Some States have parental consent laws, some don't. In my particular State, it has been voted down because my people feel that if you ask them, "Do they want their kids to come to their parents?", absolutely. But if you ask them, "Should you force them to do so, even in circumstances where there could be trouble that comes from that?", they say no.
This bill emanates from a desire that our children come to us when we have family matters, when our children are in trouble, that they not be fearful, that they not be afraid that they disappoint us, that they be open with us and loving toward us, and we toward them. This is what we want to have happen. The question is: Can Big Brother Federal Government force this on our families? That is where we will differ.
For over thirty years, NARAL Pro-Choice America has been the political arm of the pro-choice movement and a strong advocate of reproductive freedom and choice. NARAL Pro-Choice America's mission is to protect and preserve the right to choose while promoting policies and programs that improve women's health and make abortion less necessary. NARAL Pro-Choice America works to educate Americans and officeholders about reproductive rights and health issues and elect pro-choice candidates at all levels of government. The NARAL ratings are based on the votes the organization considered most important; the numbers reflect the percentage of time the representative voted the organization's preferred position.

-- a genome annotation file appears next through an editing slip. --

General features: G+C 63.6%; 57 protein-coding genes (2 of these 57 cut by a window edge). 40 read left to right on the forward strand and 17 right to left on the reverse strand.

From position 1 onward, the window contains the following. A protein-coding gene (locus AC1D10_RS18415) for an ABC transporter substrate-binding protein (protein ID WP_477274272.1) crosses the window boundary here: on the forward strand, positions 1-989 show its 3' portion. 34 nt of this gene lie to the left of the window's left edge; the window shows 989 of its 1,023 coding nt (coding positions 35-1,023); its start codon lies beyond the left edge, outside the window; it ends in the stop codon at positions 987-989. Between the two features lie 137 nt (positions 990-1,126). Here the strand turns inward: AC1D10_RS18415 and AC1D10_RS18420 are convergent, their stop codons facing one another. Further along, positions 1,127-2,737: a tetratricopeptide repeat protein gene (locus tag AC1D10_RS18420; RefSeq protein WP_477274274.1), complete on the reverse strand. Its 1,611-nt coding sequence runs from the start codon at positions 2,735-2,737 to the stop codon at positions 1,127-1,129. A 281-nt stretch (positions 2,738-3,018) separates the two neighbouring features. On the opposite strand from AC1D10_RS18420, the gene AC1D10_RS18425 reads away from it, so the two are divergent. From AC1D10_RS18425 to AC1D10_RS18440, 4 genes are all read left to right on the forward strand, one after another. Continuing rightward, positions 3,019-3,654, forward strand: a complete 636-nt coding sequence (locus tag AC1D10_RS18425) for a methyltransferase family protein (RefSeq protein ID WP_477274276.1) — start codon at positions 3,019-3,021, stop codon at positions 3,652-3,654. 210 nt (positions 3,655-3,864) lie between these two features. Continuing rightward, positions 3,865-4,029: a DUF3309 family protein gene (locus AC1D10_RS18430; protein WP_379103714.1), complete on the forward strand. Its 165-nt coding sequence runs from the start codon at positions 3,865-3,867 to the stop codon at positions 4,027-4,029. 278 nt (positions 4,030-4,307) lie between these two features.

Dear Mr. President:
We write to urge you to expand the current federal policy concerning embryonic stem cell research.
Embryonic stem cells have the potential to be used to treat and better understand deadly and disabling diseases and conditions that affect more than 100 million Americans, such as cancer, heart disease, diabetes, Parkinson's, Alzheimer's, multiple sclerosis, spinal cord injury, and many others.
We appreciate your words of support for the enormous potential of this research, and we know that you intended your policy to help promote this research to its fullest. As you know, the Administration's policy limits federal funding only to embryonic stem cells that were derived by August 9, 2001.